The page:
I grew up on dance films, although they weren’t known as such; they were called musicals. Brigadoon, a farfetched Scottish fantasy made in 1954 with Gene Kelly, and Daddy Long Legs, which came along a year later, starring Fred Astaire, were my favorites. Both propelled me into a magical world where deepest feelings were expressed in movement and song. To me, this seemed a more meaningful–and more natural–way of communicating than through words. From movies like these, I graduated to the film versions of the Broadway hits The King and I and Oklahoma, the work of the legendary choreographers Jerome Robbins and Agnes de Mille. Then, in the sixties, Robbins created West Side Story to a score by Leonard Bernstein and revolutionized the genre. He gave street dance stature as a viable art form, inspiring such films as Flashdance, Footloose and Dirty Dancing.
It wasn’t a big leap from film to live performance and tickets to England’s Royal Ballet when it came to New York. At the time, Margot Fonteyn and Rudolf Nureyev were dancing with the company–a most fortuitous circumstance. These were halcyon days for dance, with the Joffrey Ballet adding to the artistic ferment, along with George Balanchine and the New York City Ballet. What started me thinking about the powerful effect of those early musicals was seeing Matthew Diamond’s documentary Dancemaker, in its own way a film just as enchanting. Shown in December at the Annual Dance on Camera Festival at Lincoln Center, it opened at the Film Forum in New York on March 3 and is scheduled to appear on March 12 in Los Angeles and April 2 in San Francisco. (It was also nominated for an Academy Award in the best documentary category.) Theaters in other major cities are now being booked as well.
Concert dance, in fact, needs to find a way back into the heart of the public, and film and television can go a long way toward dispelling its image as an obscure and elite art (an image unfortunately fostered by many of its past practitioners). Diamond lets us see exactly what goes into dance by documenting the inner workings of the Paul Taylor Dance Company–the rehearsals, the details of management, the creative process and the personal crises and moments of exhilaration of Taylor and his dancers. By the time he films a performance, we have a keen understanding of what made it possible. His rich mix of images, history and anecdotes gives it resonance. A work like this–with such general audience appeal–is encouraging.
“I’m an entertainer,” said Diamond, who was a choreographer and a dancer before he became a filmmaker, “so my main intention was for audiences to have a rip-roaring good time. I saw the film as a story about what human beings go through to make art–the mundane and the dramatic. People usually regard dancers from a distance, simply as trained professionals. That attitude promotes distance from the art as well.” Clearly, his subjects felt comfortable with him. They never appear self-conscious or self-aggrandizing, even when talking about their private lives. Taylor is by turns funny, severe, serious and fervent. Diamond followed the company on tour to India, visited dancers in their homes and attended marketing meetings. Thanks to the sensitive photography of Tom Hurwitz, we are never stuck in one place–there is always a sense of movement, even when no dance is on camera. When it is, it has the quality of live performance; the sense of immediacy is electric. How did he achieve this quality? “You have to take dance and reinterpret it for the screen,” Diamond explained, adding, “Years of doing sitcoms hasn’t hurt.”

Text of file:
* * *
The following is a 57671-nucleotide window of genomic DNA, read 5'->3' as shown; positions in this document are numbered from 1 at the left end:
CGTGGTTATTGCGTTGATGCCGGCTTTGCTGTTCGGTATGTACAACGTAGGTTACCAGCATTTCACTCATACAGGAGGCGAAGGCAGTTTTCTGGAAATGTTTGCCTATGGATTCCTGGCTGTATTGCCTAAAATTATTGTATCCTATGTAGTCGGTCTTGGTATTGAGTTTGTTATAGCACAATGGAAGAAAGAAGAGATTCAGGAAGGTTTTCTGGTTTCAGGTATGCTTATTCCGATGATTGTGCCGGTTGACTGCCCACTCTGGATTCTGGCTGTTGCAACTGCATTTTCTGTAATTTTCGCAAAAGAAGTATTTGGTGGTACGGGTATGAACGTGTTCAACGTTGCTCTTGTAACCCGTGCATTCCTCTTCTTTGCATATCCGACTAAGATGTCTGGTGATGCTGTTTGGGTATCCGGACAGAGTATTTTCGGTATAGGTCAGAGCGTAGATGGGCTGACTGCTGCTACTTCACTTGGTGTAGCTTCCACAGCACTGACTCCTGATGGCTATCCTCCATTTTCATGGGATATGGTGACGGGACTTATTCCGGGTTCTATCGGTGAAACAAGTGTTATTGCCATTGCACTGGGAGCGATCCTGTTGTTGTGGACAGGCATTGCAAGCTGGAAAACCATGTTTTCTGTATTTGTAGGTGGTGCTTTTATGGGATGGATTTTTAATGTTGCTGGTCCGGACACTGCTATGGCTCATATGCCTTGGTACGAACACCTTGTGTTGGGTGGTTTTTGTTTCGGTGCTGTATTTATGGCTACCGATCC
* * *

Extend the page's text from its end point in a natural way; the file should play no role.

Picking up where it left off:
Those interested in dance on film but unable to see Dancemaker in the coming months should watch for any screening of producer Margaret Selby’s Emmy award-winning Two By Dove, about the modern dance choreographer Ulysses Dove, which succeeds for the same reasons as Diamond’s film. Although she set out to capture the character of only one man rather than an entire company, Selby provides the viewer with enough information about the choreographic process to make the performances in the film profoundly affecting. For instance, Dove says that memories of his grandmother in church motivated his early work Vespers, and we can recognize her importance in his life. Shortly thereafter, we see a performance of the ballet, which opens with several women sitting rigidly upright on chairs, as if in church. We immediately know where we are, and we soon know why the piece packs so much emotion.